Emperor Khải Định
Emperor Khải Định was born on November 8th 1885 as the son of Emperor Đồng Khánh. His actual birth name was Nguyễn Phúc Bửu Đảo and after the French exiled his predecessors, Emperor Thành Thái and Emperor Duy Tân, he was inaugurated as the new emperor. He worked closely together with the French colonial powers and was often criticised for that by the leaders of the Vietnamese resistance. Emperor Khải Định reigned only from 1916 to 1925 when he died in the Purple Forbidden City in Huế of tuberculosis.
Khải Định Tomb
The tomb is located eight kilometers south of Huế on the Chau Chu mountain. Emperor Khải Định ordered the building of a tomb that combines traditional Asian style elements with European architecture. Completing the tomb took 11 years from 1920 to 1931. During that time, the Emperor increased the taxes by 30 percent to fund the mausoleum, which drove his unpopularity with the Vietnamese people to a peak.
Since Emperor Khải Định died in 1925, the tomb has been completed by his successor Emperor Bảo Đại in 1931. He was the last emperor of Vietnam and the Nguyễn Dynasty. The building materials for the Emperor’s home in the other world are mostly concrete and wrought iron as widely used in the west. This choice influenced the appearance from the outside, which is grey and quite imposing.
The building as a whole reflects the Asian philosophy, including the traditional five elements to create a balance. The tomb is an emerging rectangular structure with 127 steps leaning against the mountain. The first 37 steps lead to the entrance gate of wrought iron. 29 more steps lead the the audience court with the stele made of reinforced concrete.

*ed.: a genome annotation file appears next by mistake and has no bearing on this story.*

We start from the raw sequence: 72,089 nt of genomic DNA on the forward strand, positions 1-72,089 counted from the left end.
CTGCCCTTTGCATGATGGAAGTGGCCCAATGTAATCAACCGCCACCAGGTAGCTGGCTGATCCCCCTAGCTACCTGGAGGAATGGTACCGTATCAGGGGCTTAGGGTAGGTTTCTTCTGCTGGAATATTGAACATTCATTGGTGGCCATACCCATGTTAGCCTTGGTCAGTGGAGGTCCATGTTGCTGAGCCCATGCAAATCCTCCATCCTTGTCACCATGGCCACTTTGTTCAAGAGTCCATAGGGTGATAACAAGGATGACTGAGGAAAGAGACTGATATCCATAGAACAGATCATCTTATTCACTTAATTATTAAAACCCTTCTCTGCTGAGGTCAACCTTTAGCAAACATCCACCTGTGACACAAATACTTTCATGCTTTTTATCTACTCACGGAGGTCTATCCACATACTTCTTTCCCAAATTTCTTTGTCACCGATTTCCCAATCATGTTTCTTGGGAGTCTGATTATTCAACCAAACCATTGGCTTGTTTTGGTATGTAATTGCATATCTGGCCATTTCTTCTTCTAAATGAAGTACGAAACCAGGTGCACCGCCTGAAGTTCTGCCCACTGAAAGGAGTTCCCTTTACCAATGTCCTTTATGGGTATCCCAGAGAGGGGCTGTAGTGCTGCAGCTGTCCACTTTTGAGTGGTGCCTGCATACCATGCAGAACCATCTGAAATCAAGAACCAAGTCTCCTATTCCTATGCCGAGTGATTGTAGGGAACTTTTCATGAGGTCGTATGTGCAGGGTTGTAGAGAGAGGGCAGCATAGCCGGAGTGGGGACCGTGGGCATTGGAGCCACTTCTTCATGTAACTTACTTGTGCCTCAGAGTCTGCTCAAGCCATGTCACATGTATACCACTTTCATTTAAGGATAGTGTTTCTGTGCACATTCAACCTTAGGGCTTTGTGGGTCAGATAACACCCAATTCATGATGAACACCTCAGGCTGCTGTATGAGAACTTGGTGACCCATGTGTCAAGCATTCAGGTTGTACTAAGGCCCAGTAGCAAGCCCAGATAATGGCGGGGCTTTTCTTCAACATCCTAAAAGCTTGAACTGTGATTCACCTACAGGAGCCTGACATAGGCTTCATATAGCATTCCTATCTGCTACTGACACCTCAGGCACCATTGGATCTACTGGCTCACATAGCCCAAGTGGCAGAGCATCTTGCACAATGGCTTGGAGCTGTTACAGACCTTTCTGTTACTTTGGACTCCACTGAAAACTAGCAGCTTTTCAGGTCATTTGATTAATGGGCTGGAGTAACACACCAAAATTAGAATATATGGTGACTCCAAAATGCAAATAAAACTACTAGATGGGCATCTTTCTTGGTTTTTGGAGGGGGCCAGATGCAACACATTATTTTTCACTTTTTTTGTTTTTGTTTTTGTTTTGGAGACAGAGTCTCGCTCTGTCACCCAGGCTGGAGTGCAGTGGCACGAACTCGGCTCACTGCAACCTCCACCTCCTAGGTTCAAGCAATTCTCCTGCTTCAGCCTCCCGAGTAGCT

The surface area of the tomb is much smaller (117 meters long and 48,5 meters wide) than other mausoleums built by his predecessors, but the design is far more elaborate. The side walls are built in the likeness of dragons and it is said that they are the largest dragon sculptures in Vietnam. At least they used to be until the Dragon Bridge of Da Nang was constructed.
Twelve stone (a rare material in this tomb) statues depicting bodyguards, a giant concrete stele and an imperial audience court are presented at the mausoleum. Decorated with intricate glass and porcelain mosaics, partially in the traditional style of Huế, the Khai Thanh Palace is a great sight close to the top floor. Nine dragons decorate the ceiling of the palace. The book “Art Vietnamien” mentions Emperor Khai Dinh’s tomb as an example of Vietnamese Neo-Classicism.
The last room is the tomb itself, containing a statue of Emperor Khải Định that was cast in Marseilles, an altar in the tradition of ancestor worship and a temple with the grave. The statue depicting the Emperor on his throne was sculpted in 1920 by Ducuing and Barbedienne in Paris. However, the body of the Emperor is not resting in this tomb. A desecration of the dead body would bring great shame upon the country, so the Emperor is actually buried at a secret place, while the tomb and temple is a dwelling for the spirit.
The greatest surprise for visitors might be the fact that the dark grey outside of the monument reveals a vibrant and colourful interior. Another thing that will not escape the eye of the beholder is the stunning view over the hilly landscape of Central Vietnam.
It is easy to get there by bicycle (8km from Huế City) and you can see a good deal of the beautiful landscape surrounding Huế. If cycling is not your thing, you can get there by motorbike, taxi or with a guided tour.
The entrance fee for the tomb is 100.000đ, which is quite a lot but worth it if you are into heritage sites.
Please keep that in mind when entering Khải Định tomb: You are entering a gravesite, so behave with respect.
External sources and additional information
- About the tomb (Vietnamtourism)
- About Khai Dinh (Wikipedia)
- Architecture (Orientalarchitecture)
- The tomb (Vietscape)